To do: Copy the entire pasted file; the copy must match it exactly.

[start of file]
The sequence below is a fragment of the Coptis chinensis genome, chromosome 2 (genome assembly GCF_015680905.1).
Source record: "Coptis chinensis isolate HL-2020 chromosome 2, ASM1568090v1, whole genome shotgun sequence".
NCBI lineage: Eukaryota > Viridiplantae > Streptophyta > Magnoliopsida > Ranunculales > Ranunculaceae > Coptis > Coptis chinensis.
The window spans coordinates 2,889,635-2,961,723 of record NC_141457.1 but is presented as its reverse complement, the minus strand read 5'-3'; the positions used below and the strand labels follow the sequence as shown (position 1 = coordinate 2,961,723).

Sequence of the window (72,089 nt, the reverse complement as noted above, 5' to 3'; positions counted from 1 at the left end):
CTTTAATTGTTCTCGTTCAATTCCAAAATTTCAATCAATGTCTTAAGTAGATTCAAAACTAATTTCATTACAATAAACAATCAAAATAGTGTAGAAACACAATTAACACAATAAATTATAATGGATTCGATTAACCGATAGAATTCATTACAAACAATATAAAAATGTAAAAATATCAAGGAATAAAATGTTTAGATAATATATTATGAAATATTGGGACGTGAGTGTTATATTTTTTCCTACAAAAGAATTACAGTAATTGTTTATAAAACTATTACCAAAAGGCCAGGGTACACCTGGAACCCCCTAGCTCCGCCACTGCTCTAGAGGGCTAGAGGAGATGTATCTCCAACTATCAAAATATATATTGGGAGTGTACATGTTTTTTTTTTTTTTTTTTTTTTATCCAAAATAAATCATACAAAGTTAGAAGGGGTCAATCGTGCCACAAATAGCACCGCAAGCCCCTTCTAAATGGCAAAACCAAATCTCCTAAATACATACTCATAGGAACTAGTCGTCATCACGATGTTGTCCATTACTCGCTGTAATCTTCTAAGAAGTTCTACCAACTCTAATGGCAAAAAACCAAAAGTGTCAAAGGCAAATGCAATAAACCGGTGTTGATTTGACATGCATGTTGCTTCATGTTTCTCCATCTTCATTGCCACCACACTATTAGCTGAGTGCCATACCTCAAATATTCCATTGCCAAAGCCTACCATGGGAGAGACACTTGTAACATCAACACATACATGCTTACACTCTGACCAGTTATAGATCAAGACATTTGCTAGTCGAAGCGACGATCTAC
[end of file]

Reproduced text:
The sequence below is a fragment of the Coptis chinensis genome, chromosome 2 (genome assembly GCF_015680905.1).
Source record: "Coptis chinensis isolate HL-2020 chromosome 2, ASM1568090v1, whole genome shotgun sequence".
NCBI lineage: Eukaryota > Viridiplantae > Streptophyta > Magnoliopsida > Ranunculales > Ranunculaceae > Coptis > Coptis chinensis.
The window spans coordinates 2,889,635-2,961,723 of record NC_141457.1 but is presented as its reverse complement, the minus strand read 5'-3'; the positions used below and the strand labels follow the sequence as shown (position 1 = coordinate 2,961,723).

Sequence of the window (72,089 nt, the reverse complement as noted above, 5' to 3'; positions counted from 1 at the left end):
CTTTAATTGTTCTCGTTCAATTCCAAAATTTCAATCAATGTCTTAAGTAGATTCAAAACTAATTTCATTACAATAAACAATCAAAATAGTGTAGAAACACAATTAACACAATAAATTATAATGGATTCGATTAACCGATAGAATTCATTACAAACAATATAAAAATGTAAAAATATCAAGGAATAAAATGTTTAGATAATATATTATGAAATATTGGGACGTGAGTGTTATATTTTTTCCTACAAAAGAATTACAGTAATTGTTTATAAAACTATTACCAAAAGGCCAGGGTACACCTGGAACCCCCTAGCTCCGCCACTGCTCTAGAGGGCTAGAGGAGATGTATCTCCAACTATCAAAATATATATTGGGAGTGTACATGTTTTTTTTTTTTTTTTTTTTTTATCCAAAATAAATCATACAAAGTTAGAAGGGGTCAATCGTGCCACAAATAGCACCGCAAGCCCCTTCTAAATGGCAAAACCAAATCTCCTAAATACATACTCATAGGAACTAGTCGTCATCACGATGTTGTCCATTACTCGCTGTAATCTTCTAAGAAGTTCTACCAACTCTAATGGCAAAAAACCAAAAGTGTCAAAGGCAAATGCAATAAACCGGTGTTGATTTGACATGCATGTTGCTTCATGTTTCTCCATCTTCATTGCCACCACACTATTAGCTGAGTGCCATACCTCAAATATTCCATTGCCAAAGCCTACCATGGGAGAGACACTTGTAACATCAACACATACATGCTTACACTCTGACCAGTTATAGATCAAGACATTTGCTAGTCGAAGCGACGATCTAC